What is truly remarkable is the difference between how the Senators perform with Karlsson on the ice, and how they perform without him. With him, the Sens generate a whopping 57.1% of shot attempts compared to only 48.1% without him. And the shot attempts with Karlsson are also of higher quality, as Ottawa generates 53.3% of the scoring chances and 54.5% of the expected goals when he is on the ice, as opposed to only 36.3% of scoring chances and 41.4% of expected goals when he is off the ice.
While Pittsburgh is not exactly the juggernaut it was last year (they are currently last among all playoff teams at 42.1% on shot attempts, 49.4% of scoring chances for, and 45.7% of expected goals for), they do have one thing the Bruins and Rangers didn’t have: depth. As such, they could be a much tougher matchup for the Sens, unless Ottawa coach Guy Boucher figures out a way to get Karlsson on the ice for the entire 60 minutes (or, as has often been the case in the Senators’ playoff games, even more).
Our model doesn’t like the Senators’ chances of making it to the Finals, but they’ve bucked the odds so far. If they do make it, you have to think that Karlsson is the leading candidate for the Conn Smythe.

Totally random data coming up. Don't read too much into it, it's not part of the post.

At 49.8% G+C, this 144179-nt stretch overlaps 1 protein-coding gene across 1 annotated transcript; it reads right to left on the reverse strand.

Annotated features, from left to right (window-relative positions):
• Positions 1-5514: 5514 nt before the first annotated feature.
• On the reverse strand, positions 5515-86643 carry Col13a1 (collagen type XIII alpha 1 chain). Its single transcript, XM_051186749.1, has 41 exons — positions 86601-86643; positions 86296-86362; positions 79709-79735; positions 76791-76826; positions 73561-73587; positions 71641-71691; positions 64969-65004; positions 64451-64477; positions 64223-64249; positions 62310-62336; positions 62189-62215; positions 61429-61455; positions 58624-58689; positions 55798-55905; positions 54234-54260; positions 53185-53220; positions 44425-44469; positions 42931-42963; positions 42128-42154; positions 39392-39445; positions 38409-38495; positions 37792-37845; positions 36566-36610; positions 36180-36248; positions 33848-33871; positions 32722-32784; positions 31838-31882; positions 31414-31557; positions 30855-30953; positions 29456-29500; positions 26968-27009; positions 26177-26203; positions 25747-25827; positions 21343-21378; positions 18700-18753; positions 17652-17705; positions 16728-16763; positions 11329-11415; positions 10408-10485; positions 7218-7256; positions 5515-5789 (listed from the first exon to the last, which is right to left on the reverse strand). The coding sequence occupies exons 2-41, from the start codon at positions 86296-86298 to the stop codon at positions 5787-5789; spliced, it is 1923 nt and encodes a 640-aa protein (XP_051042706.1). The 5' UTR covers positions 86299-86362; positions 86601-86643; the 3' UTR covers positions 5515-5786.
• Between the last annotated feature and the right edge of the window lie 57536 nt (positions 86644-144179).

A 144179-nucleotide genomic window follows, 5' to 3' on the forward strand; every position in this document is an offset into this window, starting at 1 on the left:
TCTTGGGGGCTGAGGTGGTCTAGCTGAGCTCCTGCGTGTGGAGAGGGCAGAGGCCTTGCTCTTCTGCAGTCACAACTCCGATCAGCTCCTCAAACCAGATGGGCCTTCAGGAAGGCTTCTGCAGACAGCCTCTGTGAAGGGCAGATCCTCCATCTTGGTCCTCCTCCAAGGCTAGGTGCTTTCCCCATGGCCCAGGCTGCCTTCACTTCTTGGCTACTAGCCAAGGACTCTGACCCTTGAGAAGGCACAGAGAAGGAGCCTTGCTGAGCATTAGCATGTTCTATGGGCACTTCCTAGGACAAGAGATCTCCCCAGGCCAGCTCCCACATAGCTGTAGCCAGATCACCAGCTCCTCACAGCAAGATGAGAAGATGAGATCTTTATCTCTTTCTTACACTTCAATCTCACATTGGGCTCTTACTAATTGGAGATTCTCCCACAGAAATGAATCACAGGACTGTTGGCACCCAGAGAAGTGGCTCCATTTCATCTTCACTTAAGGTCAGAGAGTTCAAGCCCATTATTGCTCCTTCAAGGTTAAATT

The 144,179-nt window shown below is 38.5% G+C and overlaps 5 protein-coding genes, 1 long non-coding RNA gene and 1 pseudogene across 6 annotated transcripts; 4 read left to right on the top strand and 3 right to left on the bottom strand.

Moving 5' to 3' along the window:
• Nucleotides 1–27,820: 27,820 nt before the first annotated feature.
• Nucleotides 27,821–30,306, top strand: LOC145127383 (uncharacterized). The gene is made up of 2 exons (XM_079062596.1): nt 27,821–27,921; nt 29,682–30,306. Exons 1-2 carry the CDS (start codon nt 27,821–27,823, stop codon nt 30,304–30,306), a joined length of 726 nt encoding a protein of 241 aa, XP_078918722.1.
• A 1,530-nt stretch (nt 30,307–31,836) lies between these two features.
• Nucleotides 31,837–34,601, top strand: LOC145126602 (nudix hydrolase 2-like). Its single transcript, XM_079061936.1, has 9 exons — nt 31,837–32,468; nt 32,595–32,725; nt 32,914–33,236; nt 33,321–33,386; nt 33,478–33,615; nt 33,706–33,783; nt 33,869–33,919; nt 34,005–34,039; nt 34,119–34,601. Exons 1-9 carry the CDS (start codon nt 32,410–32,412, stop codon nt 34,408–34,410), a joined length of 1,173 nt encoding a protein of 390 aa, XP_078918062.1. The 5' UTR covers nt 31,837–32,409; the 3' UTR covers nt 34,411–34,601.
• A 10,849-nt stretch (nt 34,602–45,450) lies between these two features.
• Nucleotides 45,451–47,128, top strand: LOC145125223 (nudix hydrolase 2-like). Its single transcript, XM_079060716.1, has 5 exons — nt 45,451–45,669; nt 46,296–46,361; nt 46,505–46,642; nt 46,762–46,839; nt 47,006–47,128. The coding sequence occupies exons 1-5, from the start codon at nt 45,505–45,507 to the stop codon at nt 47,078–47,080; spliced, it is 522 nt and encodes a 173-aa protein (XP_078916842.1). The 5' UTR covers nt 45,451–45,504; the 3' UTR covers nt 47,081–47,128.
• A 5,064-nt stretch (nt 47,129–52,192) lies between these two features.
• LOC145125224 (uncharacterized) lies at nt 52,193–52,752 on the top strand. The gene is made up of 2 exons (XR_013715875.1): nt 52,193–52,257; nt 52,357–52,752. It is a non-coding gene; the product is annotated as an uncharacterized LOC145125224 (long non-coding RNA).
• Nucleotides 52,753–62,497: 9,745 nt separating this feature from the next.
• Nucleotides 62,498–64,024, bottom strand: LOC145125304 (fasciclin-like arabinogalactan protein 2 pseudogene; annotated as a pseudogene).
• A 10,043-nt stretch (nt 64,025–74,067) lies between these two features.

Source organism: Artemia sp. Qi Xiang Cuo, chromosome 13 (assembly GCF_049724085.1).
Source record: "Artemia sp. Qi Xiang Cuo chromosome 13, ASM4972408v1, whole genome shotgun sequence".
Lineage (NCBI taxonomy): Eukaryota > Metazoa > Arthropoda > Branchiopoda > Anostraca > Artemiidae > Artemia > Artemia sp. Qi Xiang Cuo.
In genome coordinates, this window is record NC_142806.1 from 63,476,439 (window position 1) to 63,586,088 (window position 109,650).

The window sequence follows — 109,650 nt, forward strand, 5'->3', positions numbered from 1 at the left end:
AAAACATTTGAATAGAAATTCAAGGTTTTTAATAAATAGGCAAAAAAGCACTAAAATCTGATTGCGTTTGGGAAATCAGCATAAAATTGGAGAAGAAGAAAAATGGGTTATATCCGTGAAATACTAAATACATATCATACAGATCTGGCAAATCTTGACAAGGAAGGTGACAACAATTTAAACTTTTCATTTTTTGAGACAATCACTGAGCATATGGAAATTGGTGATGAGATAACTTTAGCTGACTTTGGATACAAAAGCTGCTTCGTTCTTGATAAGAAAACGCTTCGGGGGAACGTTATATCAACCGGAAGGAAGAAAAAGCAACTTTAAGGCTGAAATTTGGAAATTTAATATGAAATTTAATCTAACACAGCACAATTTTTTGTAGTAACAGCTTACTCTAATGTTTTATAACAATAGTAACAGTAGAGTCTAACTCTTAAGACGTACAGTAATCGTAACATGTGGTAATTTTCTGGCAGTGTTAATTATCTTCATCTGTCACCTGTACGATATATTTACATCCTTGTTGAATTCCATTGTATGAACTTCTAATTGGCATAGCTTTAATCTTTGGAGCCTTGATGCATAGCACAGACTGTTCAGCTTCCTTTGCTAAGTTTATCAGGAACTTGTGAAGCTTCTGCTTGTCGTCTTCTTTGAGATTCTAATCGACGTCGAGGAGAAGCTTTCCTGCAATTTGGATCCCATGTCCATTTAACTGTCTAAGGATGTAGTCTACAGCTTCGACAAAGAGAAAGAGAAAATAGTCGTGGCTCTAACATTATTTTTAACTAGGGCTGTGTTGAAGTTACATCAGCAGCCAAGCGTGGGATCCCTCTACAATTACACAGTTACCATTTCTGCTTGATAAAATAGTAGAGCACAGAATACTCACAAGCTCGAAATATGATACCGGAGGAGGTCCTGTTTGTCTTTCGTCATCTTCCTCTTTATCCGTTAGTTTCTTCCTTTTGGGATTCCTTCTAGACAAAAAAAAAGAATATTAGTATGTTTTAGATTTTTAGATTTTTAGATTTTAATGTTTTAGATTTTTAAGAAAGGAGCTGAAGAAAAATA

Ducks (105 points) vs. Predators (94 points)
Prediction: Ducks (60.0%)
Much like the Senators, the Predators didn’t get the memo that they weren’t supposed to be playing this week. To be fair, in an otherwise brutal year for our model, the Preds have been a bright spot, as we predicted their last two upsets. Unfortunately, this is where we part ways and think they’ll bow out.
It will pain some Maple Leafs fans (though they’ve perhaps finally moved on now that playoff hockey should be in Toronto’s foreseeable future) and cause many analytics types to proclaim that even a blind squirrel finds the occasional nut, but Randy Carlyle’s Ducks have become a solid possession team, generating 53.6% of all shot attempts, good for fourth-best in the playoffs and tops among the remaining teams. Nashville, meanwhile, has been fairly middling at 50.3%.